For local Liberians, the first stateside Ebola case lent new urgency to a tricky double mission: Preach vigilance to the metro area’s community of some 30,000 Liberian natives, the largest outside Africa. Ease anxieties in the wider community and the fallout from them, from Liberian restaurants losing business to Liberians fielding questions from the anxious parents of playmates.
The patient who tested positive for the virus in Dallas had recently flown to the United States from Liberia. Even as Minnesota health officials insisted the case is not cause for alarm, the news sent shock waves through the local West African community and inspired a new outreach campaign to kick off later this week.
“This case in Dallas realized our worst fears,” said Clarence Yaskey, a local community leader who is pursuing a master’s degree in public health. “It makes our work really difficult.”
The Minnesota Department of Health said Wednesday it plans to revisit its Ebola response plan. But officials said recommendations to health care providers and confidence that the state is well-prepared to handle a local diagnosis remain unchanged.
The Ebola crisis in Africa has rocked local immigrant communities for months: They have lost family members to the disease back home, scrambled to get relatives visas to flee the continent and held meetings to reassure their neighbors. In July, a Liberian government official whose wife and three daughters live in Coon Rapids became the first U.S. citizen to die from Ebola in Africa.
After news of the Dallas Ebola case hit Tuesday, community leaders gathered for an emergency meeting at the north metro home of a local imam. They have already encouraged compatriots to postpone trips to West Africa. But now, they conceived of their most ambitious campaign yet — centered on a plea to avoid travel to Ebola-stricken areas.
The message, as community leader Abdullah Kiatamba put it: “If you travel, you expose a whole community to potential backlash and risk the goodwill of the larger community.”
For those who are returning from overseas or welcoming West African relatives, the campaign will stress the importance of staying on the lookout for flu- or malaria-like symptoms and going to the hospital immediately if they appear. Leaders will spread the word via text messages and e-mail blasts; they will visit churches and community events this weekend.
On Tuesday evening, members of the Minnesota African Task Force Against Ebola’s steering committee gathered for their regular meeting in Brooklyn Center City Hall. Yaskey, who worked as a physician in Liberia, delivered his grim weekly update on Ebola in West Africa: Recent reports list more than 6,500 cases and some 3,000 deaths.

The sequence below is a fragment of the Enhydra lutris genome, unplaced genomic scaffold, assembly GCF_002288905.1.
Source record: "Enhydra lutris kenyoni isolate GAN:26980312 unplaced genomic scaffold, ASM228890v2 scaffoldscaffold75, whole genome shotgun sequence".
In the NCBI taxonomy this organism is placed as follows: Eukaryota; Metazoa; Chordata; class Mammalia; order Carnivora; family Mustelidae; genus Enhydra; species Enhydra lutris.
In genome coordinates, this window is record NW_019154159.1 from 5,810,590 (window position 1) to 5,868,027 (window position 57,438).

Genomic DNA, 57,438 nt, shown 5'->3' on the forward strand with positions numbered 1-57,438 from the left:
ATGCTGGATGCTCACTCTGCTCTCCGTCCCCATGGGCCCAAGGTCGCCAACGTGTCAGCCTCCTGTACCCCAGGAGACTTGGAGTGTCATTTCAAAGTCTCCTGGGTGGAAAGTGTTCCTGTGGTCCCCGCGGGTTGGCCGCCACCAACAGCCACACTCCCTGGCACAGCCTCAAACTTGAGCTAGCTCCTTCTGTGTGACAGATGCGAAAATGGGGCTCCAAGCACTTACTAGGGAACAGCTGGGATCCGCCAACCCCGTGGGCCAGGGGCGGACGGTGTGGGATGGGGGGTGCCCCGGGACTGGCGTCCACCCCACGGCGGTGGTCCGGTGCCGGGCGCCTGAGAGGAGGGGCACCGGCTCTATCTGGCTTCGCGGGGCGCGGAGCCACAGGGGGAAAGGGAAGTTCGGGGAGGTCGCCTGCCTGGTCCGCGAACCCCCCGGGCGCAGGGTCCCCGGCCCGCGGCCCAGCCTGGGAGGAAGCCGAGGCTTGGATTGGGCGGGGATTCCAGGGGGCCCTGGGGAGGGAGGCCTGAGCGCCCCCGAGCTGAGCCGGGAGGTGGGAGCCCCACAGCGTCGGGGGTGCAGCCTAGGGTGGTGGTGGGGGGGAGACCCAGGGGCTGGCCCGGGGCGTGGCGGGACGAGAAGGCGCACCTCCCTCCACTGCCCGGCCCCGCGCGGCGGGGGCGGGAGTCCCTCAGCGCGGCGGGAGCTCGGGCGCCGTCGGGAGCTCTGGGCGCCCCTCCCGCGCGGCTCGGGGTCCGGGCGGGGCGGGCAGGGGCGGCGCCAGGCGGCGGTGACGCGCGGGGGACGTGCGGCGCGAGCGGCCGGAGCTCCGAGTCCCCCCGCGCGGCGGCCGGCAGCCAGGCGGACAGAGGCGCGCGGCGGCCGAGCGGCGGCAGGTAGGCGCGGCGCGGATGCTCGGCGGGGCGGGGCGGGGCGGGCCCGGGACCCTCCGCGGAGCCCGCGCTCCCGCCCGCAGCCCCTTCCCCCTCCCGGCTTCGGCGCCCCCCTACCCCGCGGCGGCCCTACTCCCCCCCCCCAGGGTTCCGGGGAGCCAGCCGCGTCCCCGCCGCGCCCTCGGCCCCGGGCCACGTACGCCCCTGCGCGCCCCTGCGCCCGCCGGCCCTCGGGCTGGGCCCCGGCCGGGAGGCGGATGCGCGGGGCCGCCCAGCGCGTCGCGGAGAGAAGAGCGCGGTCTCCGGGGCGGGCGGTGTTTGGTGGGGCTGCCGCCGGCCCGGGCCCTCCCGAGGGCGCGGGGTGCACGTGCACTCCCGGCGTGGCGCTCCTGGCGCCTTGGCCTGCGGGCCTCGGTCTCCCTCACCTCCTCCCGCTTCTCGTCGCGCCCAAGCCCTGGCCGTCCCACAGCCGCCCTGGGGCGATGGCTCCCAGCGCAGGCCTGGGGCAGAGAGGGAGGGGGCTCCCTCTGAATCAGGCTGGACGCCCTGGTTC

On the task force, Liberians have banded together with leaders from the smaller local communities from Sierra Leone and Guinea. Karifa Jalloh, a leader of a Sierra Leonean community of more than 5,000, says its members have also lost relatives to the epidemic in Africa: “The anxiety in our community is as high as it could be right now.”
The mood at the City Hall meeting was more somber than usual Tuesday. Liberian leader Zubah Gayflor Kpanaku said a previously scheduled discussion about fighting Ebola long distance was tinged by fears now that the disease was closer to home: Will family members looking to flee the epidemic have a harder time securing U.S. visas? Will the news out of Dallas bring stigma to Minnesota’s West African community?
Local repercussions already
Before a case was diagnosed in the United States, there were already repercussions locally, leaders say. An employer sent a Liberian man home with orders to see a doctor — though he did not show any symptoms — after hearing a cousin had traveled to Liberia. A mother said a neighbor questioned whether their children should mingle on the playground.
Kellita Whisnant, the owner of Mama Ti’s African Kitchen in Brooklyn Park, estimates customer traffic is down by 50 percent since the Ebola epidemic hit the headlines. She has received calls from loyal customers, most of them U.S.-born, saying they plan to stay away for now. She tries to reassure them: She gets palm oil from Ghana, cassava leaves from the Philippines, collard greens from a local farmers market — and no ingredients at all from Liberia.
“What happened in Texas is only going to heighten these fears,” said Whisnant.
Local public health officials warn against panic.
“This case in Texas changes the playing field a little bit, but the recommendations haven’t changed,” said Kristen Ehresmann, director of the health department’s infectious disease division.
Ehresmann said her department has been “completely inundated” with calls about the Dallas case, but overall, the response among health care partners and contacts in the Liberian community has been measured. She stressed that the lack of an effective health care infrastructure in West Africa led to the spread of the disease. In Minnesota, hospitals would be able to quickly contain and treat a case.
Meanwhile, the Task Force Against Ebola is about to kick off a fundraising drive for medical supplies headed to Africa. A conference on Ebola jointly hosted by St. Paul College and North Hennepin Community College is slated for November, Kpanaku said.
The task force is also recruiting nurses and local volunteers willing to fight the disease in West Africa after receiving training from the Centers for Disease Control. Kpanaku’s wife is among those who have signed up, even as their children have pleaded with her not to go. As a registered nurse, she feels an obligation to help, Kpanaku said.
Still, some community leaders like Kiatamba feel torn about such humanitarian efforts.
“What happened in Texas has raised so much concern and hysteria and paranoia,” he said. “But it’s better to create some alarm to prevent a bigger alarm.”